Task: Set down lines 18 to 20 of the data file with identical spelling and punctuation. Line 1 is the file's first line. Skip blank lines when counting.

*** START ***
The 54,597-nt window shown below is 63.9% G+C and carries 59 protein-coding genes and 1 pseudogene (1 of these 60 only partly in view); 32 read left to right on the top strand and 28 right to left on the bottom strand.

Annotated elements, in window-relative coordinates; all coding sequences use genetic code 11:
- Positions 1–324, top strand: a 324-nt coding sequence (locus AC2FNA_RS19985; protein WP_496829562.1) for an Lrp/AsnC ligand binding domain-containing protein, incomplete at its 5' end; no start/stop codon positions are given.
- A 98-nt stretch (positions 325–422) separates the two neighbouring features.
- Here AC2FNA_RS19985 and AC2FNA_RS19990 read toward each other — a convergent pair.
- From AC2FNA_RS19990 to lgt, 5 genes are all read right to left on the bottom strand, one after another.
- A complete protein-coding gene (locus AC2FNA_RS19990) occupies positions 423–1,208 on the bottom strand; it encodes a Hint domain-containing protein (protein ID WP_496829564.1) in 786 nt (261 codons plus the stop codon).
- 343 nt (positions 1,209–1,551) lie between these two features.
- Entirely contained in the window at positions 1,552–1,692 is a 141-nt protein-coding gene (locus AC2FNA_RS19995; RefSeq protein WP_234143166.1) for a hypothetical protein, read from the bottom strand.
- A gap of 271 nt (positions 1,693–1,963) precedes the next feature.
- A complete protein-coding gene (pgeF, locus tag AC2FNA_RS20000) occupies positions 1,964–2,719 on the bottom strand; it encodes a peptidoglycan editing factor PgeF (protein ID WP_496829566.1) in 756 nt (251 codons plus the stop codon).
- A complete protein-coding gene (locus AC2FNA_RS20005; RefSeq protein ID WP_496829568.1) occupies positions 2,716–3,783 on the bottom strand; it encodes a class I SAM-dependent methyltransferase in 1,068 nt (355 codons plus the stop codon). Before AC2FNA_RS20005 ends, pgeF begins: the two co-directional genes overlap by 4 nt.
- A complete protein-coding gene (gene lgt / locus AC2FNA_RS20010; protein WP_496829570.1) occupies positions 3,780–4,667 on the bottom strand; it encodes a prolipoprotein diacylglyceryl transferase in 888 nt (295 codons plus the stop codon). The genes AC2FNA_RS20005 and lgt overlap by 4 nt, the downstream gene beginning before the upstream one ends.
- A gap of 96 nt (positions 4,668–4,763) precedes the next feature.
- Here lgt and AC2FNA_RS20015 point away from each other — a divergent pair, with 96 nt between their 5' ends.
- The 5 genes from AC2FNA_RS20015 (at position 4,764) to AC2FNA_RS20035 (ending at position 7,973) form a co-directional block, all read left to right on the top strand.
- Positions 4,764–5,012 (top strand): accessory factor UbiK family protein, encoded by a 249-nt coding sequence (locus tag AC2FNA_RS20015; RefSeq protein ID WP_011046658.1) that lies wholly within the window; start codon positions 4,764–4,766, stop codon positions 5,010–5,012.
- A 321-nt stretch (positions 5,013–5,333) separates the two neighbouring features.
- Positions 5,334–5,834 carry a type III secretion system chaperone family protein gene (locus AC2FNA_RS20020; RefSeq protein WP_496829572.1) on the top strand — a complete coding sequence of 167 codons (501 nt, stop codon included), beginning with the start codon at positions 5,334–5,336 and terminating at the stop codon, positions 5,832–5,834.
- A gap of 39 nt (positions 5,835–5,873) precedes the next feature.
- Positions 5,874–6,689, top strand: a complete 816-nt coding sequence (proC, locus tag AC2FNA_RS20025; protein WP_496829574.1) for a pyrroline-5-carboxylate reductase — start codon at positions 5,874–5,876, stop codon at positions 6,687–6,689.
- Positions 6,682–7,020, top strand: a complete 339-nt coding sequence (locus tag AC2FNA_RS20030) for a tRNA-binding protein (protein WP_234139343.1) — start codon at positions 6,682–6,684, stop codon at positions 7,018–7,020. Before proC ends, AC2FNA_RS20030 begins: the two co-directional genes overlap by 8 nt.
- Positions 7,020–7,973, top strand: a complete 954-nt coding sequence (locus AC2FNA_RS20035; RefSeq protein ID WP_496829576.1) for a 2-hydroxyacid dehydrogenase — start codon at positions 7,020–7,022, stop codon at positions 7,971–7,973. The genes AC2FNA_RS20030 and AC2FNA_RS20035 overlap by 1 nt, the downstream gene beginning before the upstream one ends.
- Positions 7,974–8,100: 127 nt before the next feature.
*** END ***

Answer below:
- A 321-nt stretch (positions 5,013–5,333) separates the two neighbouring features.
- Positions 5,334–5,834 carry a type III secretion system chaperone family protein gene (locus AC2FNA_RS20020; RefSeq protein WP_496829572.1) on the top strand — a complete coding sequence of 167 codons (501 nt, stop codon included), beginning with the start codon at positions 5,334–5,336 and terminating at the stop codon, positions 5,832–5,834.
- A gap of 39 nt (positions 5,835–5,873) precedes the next feature.